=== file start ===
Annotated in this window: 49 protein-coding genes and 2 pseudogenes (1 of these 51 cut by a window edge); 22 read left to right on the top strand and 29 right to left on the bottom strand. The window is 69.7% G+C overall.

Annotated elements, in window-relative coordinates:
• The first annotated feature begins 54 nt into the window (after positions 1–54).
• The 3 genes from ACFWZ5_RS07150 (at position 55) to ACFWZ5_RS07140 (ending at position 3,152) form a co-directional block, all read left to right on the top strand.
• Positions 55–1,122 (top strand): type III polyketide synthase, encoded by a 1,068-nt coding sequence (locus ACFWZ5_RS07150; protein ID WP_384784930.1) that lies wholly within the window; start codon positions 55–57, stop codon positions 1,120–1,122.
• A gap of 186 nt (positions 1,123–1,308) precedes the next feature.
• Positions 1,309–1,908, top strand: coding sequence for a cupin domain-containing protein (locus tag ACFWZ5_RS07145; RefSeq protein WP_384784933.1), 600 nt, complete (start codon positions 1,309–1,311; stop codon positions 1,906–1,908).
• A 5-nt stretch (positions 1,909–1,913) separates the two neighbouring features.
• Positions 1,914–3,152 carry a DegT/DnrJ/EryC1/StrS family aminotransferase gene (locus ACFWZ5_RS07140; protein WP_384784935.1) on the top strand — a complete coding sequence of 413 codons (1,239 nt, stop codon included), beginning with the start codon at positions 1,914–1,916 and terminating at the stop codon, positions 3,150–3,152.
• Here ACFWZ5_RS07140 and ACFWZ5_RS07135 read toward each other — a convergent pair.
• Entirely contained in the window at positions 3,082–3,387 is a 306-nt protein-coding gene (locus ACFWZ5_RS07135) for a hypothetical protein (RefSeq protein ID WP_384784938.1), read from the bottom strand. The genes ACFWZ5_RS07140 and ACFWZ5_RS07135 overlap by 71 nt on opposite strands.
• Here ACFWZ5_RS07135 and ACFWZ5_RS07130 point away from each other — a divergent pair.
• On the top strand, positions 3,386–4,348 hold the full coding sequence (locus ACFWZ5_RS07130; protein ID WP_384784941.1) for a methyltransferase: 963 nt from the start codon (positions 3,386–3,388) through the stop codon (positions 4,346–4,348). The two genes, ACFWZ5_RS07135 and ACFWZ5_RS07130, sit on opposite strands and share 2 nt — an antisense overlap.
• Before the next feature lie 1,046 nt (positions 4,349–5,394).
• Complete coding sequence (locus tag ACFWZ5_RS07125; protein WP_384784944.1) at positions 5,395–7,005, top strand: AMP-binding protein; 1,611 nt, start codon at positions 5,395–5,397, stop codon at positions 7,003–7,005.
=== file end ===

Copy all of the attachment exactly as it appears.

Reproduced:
Annotated in this window: 49 protein-coding genes and 2 pseudogenes (1 of these 51 cut by a window edge); 22 read left to right on the top strand and 29 right to left on the bottom strand. The window is 69.7% G+C overall.

Annotated elements, in window-relative coordinates:
• The first annotated feature begins 54 nt into the window (after positions 1–54).
• The 3 genes from ACFWZ5_RS07150 (at position 55) to ACFWZ5_RS07140 (ending at position 3,152) form a co-directional block, all read left to right on the top strand.
• Positions 55–1,122 (top strand): type III polyketide synthase, encoded by a 1,068-nt coding sequence (locus ACFWZ5_RS07150; protein ID WP_384784930.1) that lies wholly within the window; start codon positions 55–57, stop codon positions 1,120–1,122.
• A gap of 186 nt (positions 1,123–1,308) precedes the next feature.
• Positions 1,309–1,908, top strand: coding sequence for a cupin domain-containing protein (locus tag ACFWZ5_RS07145; RefSeq protein WP_384784933.1), 600 nt, complete (start codon positions 1,309–1,311; stop codon positions 1,906–1,908).
• A 5-nt stretch (positions 1,909–1,913) separates the two neighbouring features.
• Positions 1,914–3,152 carry a DegT/DnrJ/EryC1/StrS family aminotransferase gene (locus ACFWZ5_RS07140; protein WP_384784935.1) on the top strand — a complete coding sequence of 413 codons (1,239 nt, stop codon included), beginning with the start codon at positions 1,914–1,916 and terminating at the stop codon, positions 3,150–3,152.
• Here ACFWZ5_RS07140 and ACFWZ5_RS07135 read toward each other — a convergent pair.
• Entirely contained in the window at positions 3,082–3,387 is a 306-nt protein-coding gene (locus ACFWZ5_RS07135) for a hypothetical protein (RefSeq protein ID WP_384784938.1), read from the bottom strand. The genes ACFWZ5_RS07140 and ACFWZ5_RS07135 overlap by 71 nt on opposite strands.
• Here ACFWZ5_RS07135 and ACFWZ5_RS07130 point away from each other — a divergent pair.
• On the top strand, positions 3,386–4,348 hold the full coding sequence (locus ACFWZ5_RS07130; protein ID WP_384784941.1) for a methyltransferase: 963 nt from the start codon (positions 3,386–3,388) through the stop codon (positions 4,346–4,348). The two genes, ACFWZ5_RS07135 and ACFWZ5_RS07130, sit on opposite strands and share 2 nt — an antisense overlap.
• Before the next feature lie 1,046 nt (positions 4,349–5,394).
• Complete coding sequence (locus tag ACFWZ5_RS07125; protein WP_384784944.1) at positions 5,395–7,005, top strand: AMP-binding protein; 1,611 nt, start codon at positions 5,395–5,397, stop codon at positions 7,003–7,005.